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10 Cat Breeds With Short Tails (With Pictures)

Written by: Christian Adams

Last Updated on June 28, 2024 by Catster Editorial Team

A brown, yellow and white color manx cat with no tail

10 Cat Breeds With Short Tails (With Pictures)

Are you considering buying or adopting a bobtail cat? Long on love but short on tails, domestic bobtail cats have become increasingly popular in the United States. In fact, the Cat Fanciers’ Association, Inc. (CFA), The International Cat Association (TICA), and The American Cat Fanciers’ Association (ACFA) are three cat registries that recognize numerous short-tailed felines.

If you’re in the market for a short-tailed cat, here are the top 10 cat breeds with short tails.

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The 10 Short-Tailed Cat Breeds

1. American Bobtail

red american bobtail cat
Image Credit: Ievgeniia Miroshnichenko, Shutterstock
Lifespan: 15–20 years
Suitable for: Families with children, seniors, multi-pet households, adventurous owners, first-time cat owners
Temperament: Intelligent, active, affectionate, bold

Originating in the early 1960s, this American breed is one of the largest in the world, tipping the scale at up to 13 pounds! Despite his wildcat looks, the American Bobtail is a big baby and loves to cuddle on the couch or lay in your lap. Their distinct look is topped off with lynx-like ears, toe tufts, and crazy mutton-chop cheeks.

2. Manx Cat

Manx calico cat no tail standing outside
Image by: PradaBrown, Shutterstock
Lifespan: 10–14 years
Suitable for: Seniors, apartment residents, families
Temperament: Active, affectionate, social, even-tempered, adaptable

This unique breed of cat comes from the Isle of Man situated between Ireland and Great Britain. Their shortened tail is actually due to a naturally occurring mutation. Some Manx cats can have no tail at all. A ship’s cat breed, Manx cats are known for their superb ratting skills. They come in a myriad of colors and coat patterns, including brown, black, and tri-colored.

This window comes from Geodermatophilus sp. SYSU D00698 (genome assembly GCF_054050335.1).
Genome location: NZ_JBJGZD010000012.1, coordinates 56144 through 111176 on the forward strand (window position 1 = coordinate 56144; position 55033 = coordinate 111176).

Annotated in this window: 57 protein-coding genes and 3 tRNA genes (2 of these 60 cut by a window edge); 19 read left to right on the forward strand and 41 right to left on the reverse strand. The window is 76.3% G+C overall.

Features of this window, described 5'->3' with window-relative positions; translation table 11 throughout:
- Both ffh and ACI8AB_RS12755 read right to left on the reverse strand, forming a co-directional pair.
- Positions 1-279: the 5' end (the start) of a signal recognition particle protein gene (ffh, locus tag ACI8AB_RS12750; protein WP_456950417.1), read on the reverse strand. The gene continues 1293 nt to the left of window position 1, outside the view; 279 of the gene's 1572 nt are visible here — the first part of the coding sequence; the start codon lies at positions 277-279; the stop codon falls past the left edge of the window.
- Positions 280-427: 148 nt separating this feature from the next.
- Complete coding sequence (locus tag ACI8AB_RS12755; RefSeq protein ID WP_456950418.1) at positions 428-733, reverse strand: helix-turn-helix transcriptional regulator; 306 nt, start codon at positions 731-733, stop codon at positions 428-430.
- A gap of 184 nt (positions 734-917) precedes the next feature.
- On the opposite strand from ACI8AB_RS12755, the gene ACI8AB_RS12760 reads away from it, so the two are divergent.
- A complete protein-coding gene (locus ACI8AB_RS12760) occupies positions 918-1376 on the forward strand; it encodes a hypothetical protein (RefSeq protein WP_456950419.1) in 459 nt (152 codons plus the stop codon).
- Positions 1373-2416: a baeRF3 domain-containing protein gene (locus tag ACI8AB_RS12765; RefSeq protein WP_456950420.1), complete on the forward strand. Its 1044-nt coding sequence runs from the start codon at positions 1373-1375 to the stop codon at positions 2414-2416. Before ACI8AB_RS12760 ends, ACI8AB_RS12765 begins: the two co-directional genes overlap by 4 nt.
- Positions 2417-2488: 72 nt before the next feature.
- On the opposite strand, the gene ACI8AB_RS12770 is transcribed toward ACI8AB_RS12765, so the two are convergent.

3. Cymric Cat

bi color cymric cat
Image Credit: Cats Coming, Pexels
Lifespan: 8–14 years
Suitable for: Active families, families with other pets and kids
Temperament: Intelligent, calm, affectionate, loyal

While some folks consider the Cymric just a long-haired version of the Manx, this stubbed-tail feline has a dynamic history. Their name comes from the Welsh word “Cymru,” and though their bloodline has been traced back to the Isle of Man, Canada has long claimed that they developed this unique cat.

4. Pixie Bobcat

Pixie Bobcat lying in a white background
Image Credit: Nynke van Holten, Shutterstock
Lifespan: 11–15 years
Suitable for: All cat-loving families
Temperament: Laidback, gentle, calm, intelligent

A fairly new breed, the Pixie Bobcat can be traced to the mid-1980s in a small town called Mount Baker, Washington. Greatly resembling the American Bobcat, this cutie is known for their bushy brows and deeply set, heavily hooded eyes. They are recognized by the TICA and the ACFA and are sweet and affectionate with almost every other person and pet.

5. Highlander Cat

spotted highlander cat
Image Credit: Patrick Hatt, Shutterstock
Lifespan: 7–15 years
Suitable for: Active families, multi-pet households, apartment living
Temperament: Curious, high energy, quiet, playful, affectionate